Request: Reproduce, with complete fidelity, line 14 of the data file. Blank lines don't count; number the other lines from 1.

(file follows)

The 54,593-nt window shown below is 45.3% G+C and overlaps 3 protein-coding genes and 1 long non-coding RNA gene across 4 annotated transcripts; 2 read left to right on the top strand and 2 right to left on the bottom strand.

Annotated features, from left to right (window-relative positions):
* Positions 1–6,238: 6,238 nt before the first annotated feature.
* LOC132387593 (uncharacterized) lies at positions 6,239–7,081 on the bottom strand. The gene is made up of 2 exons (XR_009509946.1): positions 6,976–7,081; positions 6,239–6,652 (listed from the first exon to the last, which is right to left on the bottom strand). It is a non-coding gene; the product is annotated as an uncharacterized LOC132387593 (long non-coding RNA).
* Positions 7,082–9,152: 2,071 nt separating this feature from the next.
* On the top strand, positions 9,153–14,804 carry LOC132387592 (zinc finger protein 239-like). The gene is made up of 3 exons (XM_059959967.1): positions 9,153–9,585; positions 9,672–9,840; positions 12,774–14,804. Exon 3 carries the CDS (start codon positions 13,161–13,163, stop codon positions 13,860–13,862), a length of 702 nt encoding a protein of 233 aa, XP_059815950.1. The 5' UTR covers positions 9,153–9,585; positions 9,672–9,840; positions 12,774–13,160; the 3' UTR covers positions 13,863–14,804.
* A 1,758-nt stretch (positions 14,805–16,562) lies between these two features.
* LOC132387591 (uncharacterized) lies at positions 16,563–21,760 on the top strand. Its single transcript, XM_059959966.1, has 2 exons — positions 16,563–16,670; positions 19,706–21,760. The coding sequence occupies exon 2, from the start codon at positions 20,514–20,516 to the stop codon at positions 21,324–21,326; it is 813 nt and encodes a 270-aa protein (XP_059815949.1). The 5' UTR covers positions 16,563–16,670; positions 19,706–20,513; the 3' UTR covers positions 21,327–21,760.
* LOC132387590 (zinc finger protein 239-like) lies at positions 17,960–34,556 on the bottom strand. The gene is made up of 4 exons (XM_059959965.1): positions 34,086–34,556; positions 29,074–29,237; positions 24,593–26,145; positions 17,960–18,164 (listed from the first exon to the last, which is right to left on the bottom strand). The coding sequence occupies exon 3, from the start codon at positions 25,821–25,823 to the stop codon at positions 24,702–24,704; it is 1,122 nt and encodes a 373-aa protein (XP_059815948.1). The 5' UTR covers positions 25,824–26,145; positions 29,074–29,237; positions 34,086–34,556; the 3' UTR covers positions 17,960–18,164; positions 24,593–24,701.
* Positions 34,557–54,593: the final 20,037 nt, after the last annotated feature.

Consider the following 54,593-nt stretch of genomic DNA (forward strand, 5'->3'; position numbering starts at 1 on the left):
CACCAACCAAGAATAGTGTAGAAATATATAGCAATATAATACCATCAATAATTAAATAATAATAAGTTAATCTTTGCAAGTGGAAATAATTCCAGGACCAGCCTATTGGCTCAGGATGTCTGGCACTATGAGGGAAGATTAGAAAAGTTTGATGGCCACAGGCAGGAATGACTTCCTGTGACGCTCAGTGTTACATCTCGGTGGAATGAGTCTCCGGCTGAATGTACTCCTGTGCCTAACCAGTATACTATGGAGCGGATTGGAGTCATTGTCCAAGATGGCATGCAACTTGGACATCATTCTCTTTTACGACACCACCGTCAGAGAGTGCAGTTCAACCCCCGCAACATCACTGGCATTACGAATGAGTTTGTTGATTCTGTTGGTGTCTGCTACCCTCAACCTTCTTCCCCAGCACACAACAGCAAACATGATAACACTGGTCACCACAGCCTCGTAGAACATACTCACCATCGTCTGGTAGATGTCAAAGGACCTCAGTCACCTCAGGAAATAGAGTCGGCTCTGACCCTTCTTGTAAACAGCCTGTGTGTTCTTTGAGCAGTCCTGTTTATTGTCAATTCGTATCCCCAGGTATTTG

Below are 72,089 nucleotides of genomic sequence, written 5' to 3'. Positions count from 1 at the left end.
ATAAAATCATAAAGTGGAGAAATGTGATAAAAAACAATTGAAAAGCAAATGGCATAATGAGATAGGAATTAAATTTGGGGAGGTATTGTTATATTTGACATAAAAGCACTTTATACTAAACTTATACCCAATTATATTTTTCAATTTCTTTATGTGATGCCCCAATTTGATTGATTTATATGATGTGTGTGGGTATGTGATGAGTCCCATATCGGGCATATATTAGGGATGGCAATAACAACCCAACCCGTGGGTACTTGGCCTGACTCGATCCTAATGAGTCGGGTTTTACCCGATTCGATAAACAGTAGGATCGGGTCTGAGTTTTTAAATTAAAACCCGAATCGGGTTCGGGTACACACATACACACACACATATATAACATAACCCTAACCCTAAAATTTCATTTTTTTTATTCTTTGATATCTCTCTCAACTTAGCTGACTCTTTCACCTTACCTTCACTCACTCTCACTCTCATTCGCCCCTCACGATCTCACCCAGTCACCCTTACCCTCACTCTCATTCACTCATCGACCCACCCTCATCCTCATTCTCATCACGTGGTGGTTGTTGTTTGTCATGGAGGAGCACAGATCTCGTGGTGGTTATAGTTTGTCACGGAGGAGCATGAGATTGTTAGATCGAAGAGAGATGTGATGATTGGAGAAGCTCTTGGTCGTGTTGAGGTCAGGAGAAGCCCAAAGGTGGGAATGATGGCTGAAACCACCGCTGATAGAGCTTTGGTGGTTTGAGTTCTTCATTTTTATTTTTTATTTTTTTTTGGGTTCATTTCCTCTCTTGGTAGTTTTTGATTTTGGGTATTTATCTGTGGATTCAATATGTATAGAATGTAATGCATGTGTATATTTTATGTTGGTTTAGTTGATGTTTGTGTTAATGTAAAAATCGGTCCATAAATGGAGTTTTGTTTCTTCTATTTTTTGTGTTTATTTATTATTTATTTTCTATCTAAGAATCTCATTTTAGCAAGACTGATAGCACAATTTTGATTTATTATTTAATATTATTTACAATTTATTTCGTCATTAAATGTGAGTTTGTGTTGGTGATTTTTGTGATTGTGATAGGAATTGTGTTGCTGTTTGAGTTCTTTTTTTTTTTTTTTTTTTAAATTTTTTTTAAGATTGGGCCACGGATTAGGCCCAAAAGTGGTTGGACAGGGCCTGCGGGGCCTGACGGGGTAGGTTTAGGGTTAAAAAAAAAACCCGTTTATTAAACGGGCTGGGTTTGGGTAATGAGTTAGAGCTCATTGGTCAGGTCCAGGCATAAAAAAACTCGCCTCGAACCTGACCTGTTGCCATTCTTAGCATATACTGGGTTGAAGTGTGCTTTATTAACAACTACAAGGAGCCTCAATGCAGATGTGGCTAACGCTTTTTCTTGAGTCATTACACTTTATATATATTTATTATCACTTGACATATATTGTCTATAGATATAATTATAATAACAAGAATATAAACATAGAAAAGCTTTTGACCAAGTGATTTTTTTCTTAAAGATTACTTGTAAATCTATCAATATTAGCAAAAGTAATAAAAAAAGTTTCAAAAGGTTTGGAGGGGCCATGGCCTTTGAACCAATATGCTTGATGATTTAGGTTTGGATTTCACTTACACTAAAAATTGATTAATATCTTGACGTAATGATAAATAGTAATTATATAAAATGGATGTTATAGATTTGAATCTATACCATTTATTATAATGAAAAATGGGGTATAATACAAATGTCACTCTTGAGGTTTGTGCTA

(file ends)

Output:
ATAAAATCATAAAGTGGAGAAATGTGATAAAAAACAATTGAAAAGCAAATGGCATAATGAGATAGGAATTAAATTTGGGGAGGTATTGTTATATTTGACATAAAAGCACTTTATACTAAACTTATACCCAATTATATTTTTCAATTTCTTTATGTGATGCCCCAATTTGATTGATTTATATGATGTGTGTGGGTATGTGATGAGTCCCATATCGGGCATATATTAGGGATGGCAATAACAACCCAACCCGTGGGTACTTGGCCTGACTCGATCCTAATGAGTCGGGTTTTACCCGATTCGATAAACAGTAGGATCGGGTCTGAGTTTTTAAATTAAAACCCGAATCGGGTTCGGGTACACACATACACACACACATATATAACATAACCCTAACCCTAAAATTTCATTTTTTTTATTCTTTGATATCTCTCTCAACTTAGCTGACTCTTTCACCTTACCTTCACTCACTCTCACTCTCATTCGCCCCTCACGATCTCACCCAGTCACCCTTACCCTCACTCTCATTCACTCATCGACCCACCCTCATCCTCATTCTCATCACGTGGTGGTTGTTGTTTGTCATGGAGGAGCACAGATCTCGTGGTGGTTATAGTTTGTCACGGAGGAGCATGAGATTGTTAGATCGAAGAGAGATGTGATGATTGGAGAAGCTCTTGGTCGTGTTGAGGTCAGGAGAAGCCCAAAGGTGGGAATGATGGCTGAAACCACCGCTGATAGAGCTTTGGTGGTTTGAGTTCTTCATTTTTATTTTTTATTTTTTTTTGGGTTCATTTCCTCTCTTGGTAGTTTTTGATTTTGGGTATTTATCTGTGGATTCAATATGTATAGAATGTAATGCATGTGTATATTTTATGTTGGTTTAGTTGATGTTTGTGTTAATGTAAAAATCGGTCCATAAATGGAGTTTTGTTTCTTCTATTTTTTGTGTTTATTTATTATTTATTTTCTATCTAAGAATCTCATTTTAGCAAGACTGATAGCACAATTTTGATTTATTATTTAATATTATTTACAATTTATTTCGTCATTAAATGTGAGTTTGTGTTGGTGATTTTTGTGATTGTGATAGGAATTGTGTTGCTGTTTGAGTTCTTTTTTTTTTTTTTTTTTTAAATTTTTTTTAAGATTGGGCCACGGATTAGGCCCAAAAGTGGTTGGACAGGGCCTGCGGGGCCTGACGGGGTAGGTTTAGGGTTAAAAAAAAAACCCGTTTATTAAACGGGCTGGGTTTGGGTAATGAGTTAGAGCTCATTGGTCAGGTCCAGGCATAAAAAAACTCGCCTCGAACCTGACCTGTTGCCATTCTTAGCATATACTGGGTTGAAGTGTGCTTTATTAACAACTACAAGGAGCCTCAATGCAGATGTGGCTAACGCTTTTTCTTGAGTCATTACACTTTATATATATTTATTATCACTTGACATATATTGTCTATAGATATAATTATAATAACAAGAATATAAACATAGAAAAGCTTTTGACCAAGTGATTTTTTTCTTAAAGATTACTTGTAAATCTATCAATATTAGCAAAAGTAATAAAAAAAGTTTCAAAAGGTTTGGAGGGGCCATGGCCTTTGAACCAATATGCTTGATGATTTAGGTTTGGATTTCACTTACACTAAAAATTGATTAATATCTTGACGTAATGATAAATAGTAATTATATAAAATGGATGTTATAGATTTGAATCTATACCATTTATTATAATGAAAAATGGGGTATAATACAAATGTCACTCTTGAGGTTTGTGCTA